Pink Phalaenopsis Orchid

Orchids are amazing photographic subjects. And this pink Phalaenopsis is this week’s favorite. I captured this image in the conservatory at the Daniel Stowe Botanical Gardens. The color was a show stopper, it was so intense you absolutely had to stop.

It would seem that photographing orchids in a conservatory would be straightforward. After all you don’t have to deal with harsh sunlight and the flowers are in a somewhat protected environment. That’s all good, but orchids need humidity and air circulation. So the conservatory has several fans which run full time, and that means the flowers are constantly moving. The movement problem is magnified with the use of a macro lens which has a narrow depth of field even under optimum conditions. I overcame this by shooting at f/8.0 with the Sigma 105mm EX macro lens. That’s a good compromise between depth of field and sharpness. Then I shot six frames making tiny adjustments to focus. In post production those frames can be stacked an blended into a single image with much greater depth of field than could ever be captured with a single image.

That focus stacking is a very useful tool to have. Depending your individual artistic vision, you may want the increased sharpness and depth, or you may want soft focus on some areas. I think it’s a good idea to develop the technique so that you have options. It’s something you can use when you need it, but some images may be better without it. Better for your technique to be the limiting factor than the equipment.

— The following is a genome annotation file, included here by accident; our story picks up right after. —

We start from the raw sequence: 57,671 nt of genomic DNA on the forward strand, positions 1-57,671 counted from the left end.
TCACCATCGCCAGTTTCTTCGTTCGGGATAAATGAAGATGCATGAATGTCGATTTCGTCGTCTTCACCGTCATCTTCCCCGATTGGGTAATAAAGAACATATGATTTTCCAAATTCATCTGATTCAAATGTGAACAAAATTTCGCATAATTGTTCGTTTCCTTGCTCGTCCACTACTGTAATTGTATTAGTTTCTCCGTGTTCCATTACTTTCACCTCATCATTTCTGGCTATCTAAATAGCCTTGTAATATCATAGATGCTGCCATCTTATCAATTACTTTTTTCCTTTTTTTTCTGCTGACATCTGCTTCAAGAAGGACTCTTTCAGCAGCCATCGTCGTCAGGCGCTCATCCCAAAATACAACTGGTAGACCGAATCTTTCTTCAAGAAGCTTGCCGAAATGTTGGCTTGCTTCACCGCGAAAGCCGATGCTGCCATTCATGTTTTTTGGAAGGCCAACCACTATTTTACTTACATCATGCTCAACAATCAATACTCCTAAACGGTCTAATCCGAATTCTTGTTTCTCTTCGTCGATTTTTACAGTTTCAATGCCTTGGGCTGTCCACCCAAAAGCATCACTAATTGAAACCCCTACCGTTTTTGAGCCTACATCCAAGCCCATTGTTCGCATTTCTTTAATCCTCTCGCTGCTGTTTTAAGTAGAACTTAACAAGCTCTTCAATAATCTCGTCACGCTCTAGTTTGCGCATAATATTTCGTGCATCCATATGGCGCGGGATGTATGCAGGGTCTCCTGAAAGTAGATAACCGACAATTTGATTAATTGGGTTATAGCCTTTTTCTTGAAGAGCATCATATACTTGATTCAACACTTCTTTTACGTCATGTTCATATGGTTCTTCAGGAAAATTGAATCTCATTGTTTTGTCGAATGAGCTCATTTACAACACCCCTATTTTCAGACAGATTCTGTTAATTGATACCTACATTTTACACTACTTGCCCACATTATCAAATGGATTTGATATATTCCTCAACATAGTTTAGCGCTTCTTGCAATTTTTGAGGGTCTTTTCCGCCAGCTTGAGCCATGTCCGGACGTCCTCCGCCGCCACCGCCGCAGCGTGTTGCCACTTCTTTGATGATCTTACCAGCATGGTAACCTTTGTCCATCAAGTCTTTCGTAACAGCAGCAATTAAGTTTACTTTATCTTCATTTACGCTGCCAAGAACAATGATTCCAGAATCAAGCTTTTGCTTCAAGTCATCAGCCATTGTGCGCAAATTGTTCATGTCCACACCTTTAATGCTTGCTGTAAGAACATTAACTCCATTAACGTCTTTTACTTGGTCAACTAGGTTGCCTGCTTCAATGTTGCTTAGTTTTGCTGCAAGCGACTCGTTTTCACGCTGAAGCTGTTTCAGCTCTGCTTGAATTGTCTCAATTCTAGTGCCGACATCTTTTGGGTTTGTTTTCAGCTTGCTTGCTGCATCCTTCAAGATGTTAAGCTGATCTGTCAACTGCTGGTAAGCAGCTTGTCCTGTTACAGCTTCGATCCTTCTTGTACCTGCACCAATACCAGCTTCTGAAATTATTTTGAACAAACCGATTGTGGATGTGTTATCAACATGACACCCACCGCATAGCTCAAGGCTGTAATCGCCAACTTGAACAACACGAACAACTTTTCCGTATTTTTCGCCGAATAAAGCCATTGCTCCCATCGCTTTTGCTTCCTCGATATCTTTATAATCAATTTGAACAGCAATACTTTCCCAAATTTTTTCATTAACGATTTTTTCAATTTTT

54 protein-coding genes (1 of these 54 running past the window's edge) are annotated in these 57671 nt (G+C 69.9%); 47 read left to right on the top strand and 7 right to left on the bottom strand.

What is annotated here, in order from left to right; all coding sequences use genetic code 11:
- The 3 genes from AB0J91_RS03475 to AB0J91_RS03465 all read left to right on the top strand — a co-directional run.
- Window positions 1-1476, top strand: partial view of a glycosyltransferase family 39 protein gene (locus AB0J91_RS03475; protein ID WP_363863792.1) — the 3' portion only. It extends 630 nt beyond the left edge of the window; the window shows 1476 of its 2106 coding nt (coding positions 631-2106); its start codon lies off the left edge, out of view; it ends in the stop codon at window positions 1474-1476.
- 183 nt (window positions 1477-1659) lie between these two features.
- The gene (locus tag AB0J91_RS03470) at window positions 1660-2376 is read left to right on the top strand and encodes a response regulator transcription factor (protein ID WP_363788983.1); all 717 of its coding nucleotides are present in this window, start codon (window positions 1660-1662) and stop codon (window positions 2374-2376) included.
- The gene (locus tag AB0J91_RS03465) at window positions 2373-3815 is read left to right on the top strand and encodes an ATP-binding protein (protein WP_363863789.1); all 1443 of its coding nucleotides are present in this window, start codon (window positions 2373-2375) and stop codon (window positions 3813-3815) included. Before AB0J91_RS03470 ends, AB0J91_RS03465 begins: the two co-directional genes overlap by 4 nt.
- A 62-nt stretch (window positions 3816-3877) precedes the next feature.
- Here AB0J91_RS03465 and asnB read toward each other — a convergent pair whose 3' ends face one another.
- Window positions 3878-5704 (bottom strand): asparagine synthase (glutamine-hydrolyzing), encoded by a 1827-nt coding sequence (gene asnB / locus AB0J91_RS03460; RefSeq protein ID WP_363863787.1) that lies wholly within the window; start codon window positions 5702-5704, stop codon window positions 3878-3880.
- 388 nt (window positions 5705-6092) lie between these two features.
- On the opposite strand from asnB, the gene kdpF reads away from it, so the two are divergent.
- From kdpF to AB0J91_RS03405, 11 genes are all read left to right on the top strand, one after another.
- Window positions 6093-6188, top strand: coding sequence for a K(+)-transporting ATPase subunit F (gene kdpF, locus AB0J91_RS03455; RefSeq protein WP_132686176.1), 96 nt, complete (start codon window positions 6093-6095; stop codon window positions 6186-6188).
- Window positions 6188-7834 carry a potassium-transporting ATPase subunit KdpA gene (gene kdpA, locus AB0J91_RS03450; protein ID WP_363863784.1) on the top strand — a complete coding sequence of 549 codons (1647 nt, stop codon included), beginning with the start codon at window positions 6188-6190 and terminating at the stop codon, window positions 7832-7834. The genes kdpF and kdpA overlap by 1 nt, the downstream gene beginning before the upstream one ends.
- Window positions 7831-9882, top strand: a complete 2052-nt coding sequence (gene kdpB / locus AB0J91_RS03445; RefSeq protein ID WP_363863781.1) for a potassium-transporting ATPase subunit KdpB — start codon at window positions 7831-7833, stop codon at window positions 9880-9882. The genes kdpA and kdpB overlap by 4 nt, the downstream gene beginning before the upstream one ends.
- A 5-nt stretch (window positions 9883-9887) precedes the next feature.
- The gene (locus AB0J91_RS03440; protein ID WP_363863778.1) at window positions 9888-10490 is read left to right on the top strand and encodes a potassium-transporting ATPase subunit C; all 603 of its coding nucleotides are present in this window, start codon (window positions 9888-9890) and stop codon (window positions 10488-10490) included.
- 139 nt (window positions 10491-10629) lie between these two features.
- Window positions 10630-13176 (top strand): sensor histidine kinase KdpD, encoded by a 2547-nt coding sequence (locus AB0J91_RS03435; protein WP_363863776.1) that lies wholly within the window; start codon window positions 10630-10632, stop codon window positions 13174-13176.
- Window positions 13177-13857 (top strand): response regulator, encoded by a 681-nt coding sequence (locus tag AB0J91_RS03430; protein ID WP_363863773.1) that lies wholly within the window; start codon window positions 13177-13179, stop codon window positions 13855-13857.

Some gear helps

To get this image I used a geared tripod head. Specifically the Manfrotto 410 Junior. This is a serious piece of gear with serious advantages. First it’s rock solid and heavy. Adjustments are done with the geared control knobs and are ultra precise. You can compose the frame and be assured that it will not move a single millimeter. The head weighs 2.7 lbs by itself so of course it needs a solid tripod. The big plus when doing multiple exposures is that there is zero movement between frames even as you make focus adjustments. Not for the casual shooter, but when you want it done right, this head can’t be beat.

Seems like a lot of effort to get a picture of a flower. I guess it’s where your head’s at. To me, even capturing a small part of something so beautiful is worth the effort, and then some.

Factoid Fun
The black seeds that you sometimes see in high quality vanilla ice-cream are the fruit of the vanilla orchid! It was discovered in the 19th century as a highly aromatic culinary spice. Vanilla is the second most expensive spice in the world after saffron.
orchidsinfo.eu

 

Links

Daniel Stowe Botanical Garden